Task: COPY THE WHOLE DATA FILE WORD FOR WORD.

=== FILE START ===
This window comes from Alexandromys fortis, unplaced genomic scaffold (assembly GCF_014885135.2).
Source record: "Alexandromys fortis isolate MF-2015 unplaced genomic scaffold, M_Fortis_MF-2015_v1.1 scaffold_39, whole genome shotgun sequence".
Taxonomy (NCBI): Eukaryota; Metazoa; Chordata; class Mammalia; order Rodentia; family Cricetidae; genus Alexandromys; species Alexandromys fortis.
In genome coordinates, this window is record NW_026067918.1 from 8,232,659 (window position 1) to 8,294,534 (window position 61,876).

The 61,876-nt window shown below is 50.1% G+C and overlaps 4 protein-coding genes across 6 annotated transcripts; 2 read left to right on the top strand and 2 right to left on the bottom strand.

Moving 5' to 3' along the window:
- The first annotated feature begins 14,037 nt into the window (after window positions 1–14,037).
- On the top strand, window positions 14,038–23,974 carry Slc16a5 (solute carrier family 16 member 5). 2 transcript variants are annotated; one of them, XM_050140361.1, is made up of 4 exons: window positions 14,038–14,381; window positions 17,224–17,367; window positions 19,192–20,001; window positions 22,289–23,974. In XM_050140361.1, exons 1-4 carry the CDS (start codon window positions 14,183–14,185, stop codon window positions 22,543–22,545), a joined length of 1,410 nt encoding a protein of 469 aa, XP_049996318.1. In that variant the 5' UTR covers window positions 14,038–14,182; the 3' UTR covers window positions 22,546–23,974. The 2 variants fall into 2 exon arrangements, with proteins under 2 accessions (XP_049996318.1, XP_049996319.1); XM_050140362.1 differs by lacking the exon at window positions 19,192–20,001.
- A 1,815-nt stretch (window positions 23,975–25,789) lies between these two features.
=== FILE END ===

This window comes from Alexandromys fortis, unplaced genomic scaffold (assembly GCF_014885135.2).
Source record: "Alexandromys fortis isolate MF-2015 unplaced genomic scaffold, M_Fortis_MF-2015_v1.1 scaffold_39, whole genome shotgun sequence".
Taxonomy (NCBI): Eukaryota; Metazoa; Chordata; class Mammalia; order Rodentia; family Cricetidae; genus Alexandromys; species Alexandromys fortis.
In genome coordinates, this window is record NW_026067918.1 from 8,232,659 (window position 1) to 8,294,534 (window position 61,876).

The 61,876-nt window shown below is 50.1% G+C and overlaps 4 protein-coding genes across 6 annotated transcripts; 2 read left to right on the top strand and 2 right to left on the bottom strand.

Moving 5' to 3' along the window:
- The first annotated feature begins 14,037 nt into the window (after window positions 1–14,037).
- On the top strand, window positions 14,038–23,974 carry Slc16a5 (solute carrier family 16 member 5). 2 transcript variants are annotated; one of them, XM_050140361.1, is made up of 4 exons: window positions 14,038–14,381; window positions 17,224–17,367; window positions 19,192–20,001; window positions 22,289–23,974. In XM_050140361.1, exons 1-4 carry the CDS (start codon window positions 14,183–14,185, stop codon window positions 22,543–22,545), a joined length of 1,410 nt encoding a protein of 469 aa, XP_049996318.1. In that variant the 5' UTR covers window positions 14,038–14,182; the 3' UTR covers window positions 22,546–23,974. The 2 variants fall into 2 exon arrangements, with proteins under 2 accessions (XP_049996318.1, XP_049996319.1); XM_050140362.1 differs by lacking the exon at window positions 19,192–20,001.
- A 1,815-nt stretch (window positions 23,975–25,789) lies between these two features.